The Victoria International Airport. (File)

Victoria airport ready to comply with new safety regulations

Transport Canada expected to make mandatory new runway buffer zones

Victoria International Airport complies with current federal legislation on runway safety buffer zones and is waiting for new safety regulations later this year, expected to force airports to extend their runways.

Transport Canada has plans to introduce new regulations this year that would make it mandatory for larger airports in Canada to have 150 metres of extra space at the ends of their runways. This extra space is known as Runway End Safety Areas (RESAs) and are designed to prevent aircraft from overshooting the prescribed landing area.

The move comes more than a decade after the Transportation Safety Board of Canada (TSB) found that the RESA at Toronto’s Pearson International Airport was too short, after an Air France flight slid off one end of the runway and caught fire in August, 2005. The TSB, in its review of the incident, recommended all major airports in Canada extend their RESAs by 300 metres.

Transport Canada, as outlined in a CBC report earlier this month, is only now consulting with airports and working on new legislation that would make 150-metre RESAs mandatory, while only recommending an additional 150 metres. The regulations, according to the report, would only apply to runways longer than 1,200 metres.

The TSB has pushed for the full 300-metre buffers, to have Canadian airports comply with international standards.

The runways at Victoria International Airport would fall under those proposed regulations from Transport Canada, according to Ken Gallant, a Victoria Airport Authority (VAA) spokesperson. He said it’s expected that the legislation would apply to airports that see commercial passenger traffic of at least 325,000 a year — which Victoria exceeds. YYJ saw more than 1.934 million passengers through its gates in 2017 and expects to surpass two million in 2018.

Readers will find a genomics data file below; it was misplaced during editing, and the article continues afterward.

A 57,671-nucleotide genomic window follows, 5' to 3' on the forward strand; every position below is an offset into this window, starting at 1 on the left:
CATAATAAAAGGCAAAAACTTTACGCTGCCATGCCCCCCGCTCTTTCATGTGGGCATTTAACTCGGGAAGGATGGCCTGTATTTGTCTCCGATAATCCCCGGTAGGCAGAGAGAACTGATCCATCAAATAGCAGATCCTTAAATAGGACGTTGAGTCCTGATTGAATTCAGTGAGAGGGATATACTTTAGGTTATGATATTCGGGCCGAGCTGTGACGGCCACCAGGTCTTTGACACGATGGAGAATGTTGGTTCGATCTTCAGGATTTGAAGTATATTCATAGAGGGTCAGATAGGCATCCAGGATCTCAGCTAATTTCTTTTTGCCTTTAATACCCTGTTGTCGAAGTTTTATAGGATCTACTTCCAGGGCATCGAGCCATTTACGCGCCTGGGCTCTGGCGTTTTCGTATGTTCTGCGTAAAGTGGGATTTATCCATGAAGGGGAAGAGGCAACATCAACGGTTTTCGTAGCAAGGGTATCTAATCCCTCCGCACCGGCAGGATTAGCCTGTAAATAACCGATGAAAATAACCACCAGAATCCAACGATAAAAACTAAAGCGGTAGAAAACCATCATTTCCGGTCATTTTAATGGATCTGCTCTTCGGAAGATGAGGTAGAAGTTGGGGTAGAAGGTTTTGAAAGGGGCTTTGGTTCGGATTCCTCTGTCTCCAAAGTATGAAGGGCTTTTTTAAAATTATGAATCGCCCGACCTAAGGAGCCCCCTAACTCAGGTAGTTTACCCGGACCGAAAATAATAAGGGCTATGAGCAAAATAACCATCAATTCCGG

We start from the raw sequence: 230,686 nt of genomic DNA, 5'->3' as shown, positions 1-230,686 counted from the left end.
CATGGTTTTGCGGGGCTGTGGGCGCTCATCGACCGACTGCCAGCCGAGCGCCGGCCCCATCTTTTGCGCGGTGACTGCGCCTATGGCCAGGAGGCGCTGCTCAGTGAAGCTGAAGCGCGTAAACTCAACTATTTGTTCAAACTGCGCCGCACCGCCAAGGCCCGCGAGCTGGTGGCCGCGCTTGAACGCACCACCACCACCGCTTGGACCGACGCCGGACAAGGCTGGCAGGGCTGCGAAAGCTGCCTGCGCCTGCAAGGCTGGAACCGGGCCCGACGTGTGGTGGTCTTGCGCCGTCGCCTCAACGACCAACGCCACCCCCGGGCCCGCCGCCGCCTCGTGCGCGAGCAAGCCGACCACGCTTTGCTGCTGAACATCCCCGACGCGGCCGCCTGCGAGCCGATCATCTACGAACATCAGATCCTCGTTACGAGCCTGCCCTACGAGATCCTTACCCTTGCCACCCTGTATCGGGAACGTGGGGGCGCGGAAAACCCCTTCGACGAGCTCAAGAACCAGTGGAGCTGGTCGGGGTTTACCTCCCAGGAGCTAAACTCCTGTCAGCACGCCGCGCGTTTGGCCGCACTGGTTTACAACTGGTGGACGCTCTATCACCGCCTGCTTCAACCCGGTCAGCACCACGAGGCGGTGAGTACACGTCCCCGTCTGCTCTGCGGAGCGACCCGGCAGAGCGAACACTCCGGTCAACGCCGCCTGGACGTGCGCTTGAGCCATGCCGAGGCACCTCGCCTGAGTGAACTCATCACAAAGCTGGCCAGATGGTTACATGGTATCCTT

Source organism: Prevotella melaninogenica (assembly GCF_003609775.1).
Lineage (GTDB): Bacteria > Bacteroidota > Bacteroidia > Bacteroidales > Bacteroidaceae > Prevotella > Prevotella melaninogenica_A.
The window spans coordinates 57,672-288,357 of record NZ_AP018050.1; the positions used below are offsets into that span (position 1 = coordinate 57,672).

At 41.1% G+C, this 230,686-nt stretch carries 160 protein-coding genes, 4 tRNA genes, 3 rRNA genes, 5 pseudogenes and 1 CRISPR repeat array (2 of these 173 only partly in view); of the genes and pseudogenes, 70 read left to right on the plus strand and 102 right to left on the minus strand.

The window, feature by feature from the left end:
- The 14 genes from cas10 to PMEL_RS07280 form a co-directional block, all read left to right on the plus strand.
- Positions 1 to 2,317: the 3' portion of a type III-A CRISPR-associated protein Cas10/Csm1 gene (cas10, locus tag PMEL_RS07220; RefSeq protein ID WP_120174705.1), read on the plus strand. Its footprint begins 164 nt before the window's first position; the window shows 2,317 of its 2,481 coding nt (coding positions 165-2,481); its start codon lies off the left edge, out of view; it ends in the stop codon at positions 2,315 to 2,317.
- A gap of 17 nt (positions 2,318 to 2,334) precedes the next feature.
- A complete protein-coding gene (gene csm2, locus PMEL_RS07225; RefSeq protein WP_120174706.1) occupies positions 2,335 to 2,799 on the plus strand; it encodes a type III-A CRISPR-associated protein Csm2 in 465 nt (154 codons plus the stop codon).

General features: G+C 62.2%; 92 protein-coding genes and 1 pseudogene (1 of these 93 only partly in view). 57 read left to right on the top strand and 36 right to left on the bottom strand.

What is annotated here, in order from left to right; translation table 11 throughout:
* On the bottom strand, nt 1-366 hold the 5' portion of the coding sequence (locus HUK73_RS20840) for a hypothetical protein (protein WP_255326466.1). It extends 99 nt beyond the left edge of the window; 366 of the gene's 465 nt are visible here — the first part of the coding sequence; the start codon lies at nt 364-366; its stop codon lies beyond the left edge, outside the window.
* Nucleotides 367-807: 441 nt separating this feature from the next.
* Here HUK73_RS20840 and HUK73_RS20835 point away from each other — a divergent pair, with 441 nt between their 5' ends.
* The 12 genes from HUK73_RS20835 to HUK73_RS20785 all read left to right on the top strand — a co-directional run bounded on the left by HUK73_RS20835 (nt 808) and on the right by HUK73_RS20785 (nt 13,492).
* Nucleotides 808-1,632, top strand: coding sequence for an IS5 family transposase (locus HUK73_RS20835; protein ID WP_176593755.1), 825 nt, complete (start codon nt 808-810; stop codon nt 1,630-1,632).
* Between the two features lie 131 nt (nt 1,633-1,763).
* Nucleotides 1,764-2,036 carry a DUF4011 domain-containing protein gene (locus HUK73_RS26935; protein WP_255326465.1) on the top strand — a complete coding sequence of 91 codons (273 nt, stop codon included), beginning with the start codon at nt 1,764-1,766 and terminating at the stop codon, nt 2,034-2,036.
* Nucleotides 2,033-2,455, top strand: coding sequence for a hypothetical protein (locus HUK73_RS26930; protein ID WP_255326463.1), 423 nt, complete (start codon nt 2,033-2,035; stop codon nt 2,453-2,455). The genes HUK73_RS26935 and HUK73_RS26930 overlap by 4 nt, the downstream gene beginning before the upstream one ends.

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He said all runways at YYJ comply with current regulations that require a 60 metre RESA — some paved, some not. Runway 1432 had a 150 metre RESA added to it last year during paving overlay work.

Victoria airport’s main runway, 09-27, does not yet have that 150 metre buffer zone.

“We are waiting to see what the legislation will be,” Gallant said. “And from there, we will design and build, based on that. We have known a long time that this was coming.”

The VAA has had runway extensions in its master plan since 2012. In an update to that plan in 2016, Gallant said they estimated the cost of extending the RESAs on all of the airport’s runways would cost around $700,000 — a figure that will have changed by now.



editor@peninsulanewsreview.com

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